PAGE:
When their 11-year-old son started losing weight and drinking lots of water, Tabitha and Bryan Balcitis chalked it up to a growth spurt and advice from his health class. But unusual crankiness and lethargy raised their concern, and tests showed his blood sugar levels were off the charts.
Just six months after a mild case of COVID-19, the Crown Point, Indiana, boy was diagnosed with Type 1 diabetes. His parents were floored — it didn't run in the family, but autoimmune illness did and doctors said that could be a factor.
Could his diabetes also be linked with the coronavirus, wondered Nolan's mom, a respiratory therapist. Turns out scientists in the U.S. and elsewhere are asking the same question and investigating whether any connection is more than a coincidence.
It's clear that in those who already have diabetes, COVID-19 can worsen the condition and lead to severe complications. But there are other possible links.
Emerging evidence shows that the coronavirus — like some other viruses — can attack insulin-producing cells in the pancreas — a process that might trigger at least temporary diabetes in susceptible people. Rising cases might also reflect circumstances involving pandemic restrictions, including delayed medical care for early signs of diabetes or unhealthy eating habits and inactivity in people already at risk for Type 2 diabetes.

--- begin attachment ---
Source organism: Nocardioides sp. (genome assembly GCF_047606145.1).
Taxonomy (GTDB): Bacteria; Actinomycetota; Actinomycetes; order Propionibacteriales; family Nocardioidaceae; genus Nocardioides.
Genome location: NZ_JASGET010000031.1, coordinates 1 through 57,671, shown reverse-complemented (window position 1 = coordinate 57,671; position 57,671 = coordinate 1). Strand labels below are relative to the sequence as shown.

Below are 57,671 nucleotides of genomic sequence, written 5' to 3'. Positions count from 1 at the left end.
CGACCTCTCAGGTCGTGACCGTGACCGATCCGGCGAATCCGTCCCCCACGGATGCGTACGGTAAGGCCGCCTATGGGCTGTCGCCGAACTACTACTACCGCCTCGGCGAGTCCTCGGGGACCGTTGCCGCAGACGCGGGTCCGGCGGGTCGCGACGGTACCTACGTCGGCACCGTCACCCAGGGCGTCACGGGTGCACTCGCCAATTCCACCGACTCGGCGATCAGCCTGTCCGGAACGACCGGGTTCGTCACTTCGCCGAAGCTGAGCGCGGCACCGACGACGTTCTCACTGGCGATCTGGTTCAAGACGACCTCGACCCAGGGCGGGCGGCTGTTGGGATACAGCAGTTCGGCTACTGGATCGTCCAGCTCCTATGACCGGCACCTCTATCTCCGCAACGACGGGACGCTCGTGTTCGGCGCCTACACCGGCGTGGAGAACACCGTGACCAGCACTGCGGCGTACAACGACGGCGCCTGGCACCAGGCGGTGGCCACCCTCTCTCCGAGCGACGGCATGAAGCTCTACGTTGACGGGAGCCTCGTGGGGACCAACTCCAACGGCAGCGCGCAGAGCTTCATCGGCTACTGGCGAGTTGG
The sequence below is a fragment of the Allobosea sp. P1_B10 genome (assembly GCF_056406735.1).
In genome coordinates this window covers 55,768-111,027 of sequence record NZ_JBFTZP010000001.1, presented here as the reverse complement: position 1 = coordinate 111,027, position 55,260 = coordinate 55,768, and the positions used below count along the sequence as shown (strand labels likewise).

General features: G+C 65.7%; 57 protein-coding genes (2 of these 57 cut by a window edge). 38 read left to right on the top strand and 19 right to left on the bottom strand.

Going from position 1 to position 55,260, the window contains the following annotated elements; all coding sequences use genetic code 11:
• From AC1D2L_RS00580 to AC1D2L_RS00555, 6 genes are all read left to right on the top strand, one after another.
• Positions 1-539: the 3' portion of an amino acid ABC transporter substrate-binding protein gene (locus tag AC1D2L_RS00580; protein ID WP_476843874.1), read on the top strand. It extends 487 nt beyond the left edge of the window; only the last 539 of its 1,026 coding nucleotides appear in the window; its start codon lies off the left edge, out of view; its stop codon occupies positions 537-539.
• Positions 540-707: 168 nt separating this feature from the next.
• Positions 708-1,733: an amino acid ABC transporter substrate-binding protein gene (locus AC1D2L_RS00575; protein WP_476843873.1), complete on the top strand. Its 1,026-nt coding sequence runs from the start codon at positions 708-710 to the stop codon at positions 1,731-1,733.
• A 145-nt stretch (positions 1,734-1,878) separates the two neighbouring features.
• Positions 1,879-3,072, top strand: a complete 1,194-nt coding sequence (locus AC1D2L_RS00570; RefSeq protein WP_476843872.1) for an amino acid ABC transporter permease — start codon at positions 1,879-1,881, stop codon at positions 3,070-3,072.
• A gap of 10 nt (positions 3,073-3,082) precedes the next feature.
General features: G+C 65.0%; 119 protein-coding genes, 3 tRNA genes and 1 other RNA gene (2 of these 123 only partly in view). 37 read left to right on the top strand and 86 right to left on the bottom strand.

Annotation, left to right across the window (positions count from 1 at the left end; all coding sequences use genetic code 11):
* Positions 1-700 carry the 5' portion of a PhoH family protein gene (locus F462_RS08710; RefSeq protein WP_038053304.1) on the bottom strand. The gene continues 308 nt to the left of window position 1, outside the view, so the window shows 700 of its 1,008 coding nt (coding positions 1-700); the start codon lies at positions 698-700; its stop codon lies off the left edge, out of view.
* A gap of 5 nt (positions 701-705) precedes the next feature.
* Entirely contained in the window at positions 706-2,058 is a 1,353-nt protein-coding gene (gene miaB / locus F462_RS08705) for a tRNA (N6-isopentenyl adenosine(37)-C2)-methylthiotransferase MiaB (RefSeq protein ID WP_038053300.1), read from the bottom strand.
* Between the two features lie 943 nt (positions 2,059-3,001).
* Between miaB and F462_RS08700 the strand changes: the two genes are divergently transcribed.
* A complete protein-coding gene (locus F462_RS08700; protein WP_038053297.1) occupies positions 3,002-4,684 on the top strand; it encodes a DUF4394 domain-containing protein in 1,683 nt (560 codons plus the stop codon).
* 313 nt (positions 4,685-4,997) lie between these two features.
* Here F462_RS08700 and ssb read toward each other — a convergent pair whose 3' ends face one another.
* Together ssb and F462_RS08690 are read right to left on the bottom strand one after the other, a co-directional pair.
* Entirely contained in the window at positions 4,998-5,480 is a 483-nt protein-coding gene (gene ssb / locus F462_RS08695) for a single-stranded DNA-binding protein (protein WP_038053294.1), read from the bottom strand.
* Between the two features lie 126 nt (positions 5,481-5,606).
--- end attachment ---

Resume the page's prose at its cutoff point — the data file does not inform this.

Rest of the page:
A Centers for Disease Control and Prevention report looked at two large U.S. insurance databases that included new diabetes cases from March 2020 through June 2021. Diabetes was substantially more common in kids who'd had COVID-19. The report didn't distinguish between Type 1, which typically starts in childhood, and Type 2, the kind tied to obesity.
Rates of both types of diabetes have risen in U.S. kids in recent years, but reports from Europe and some U.S. hospitals suggest the pace may have accelerated during the pandemic.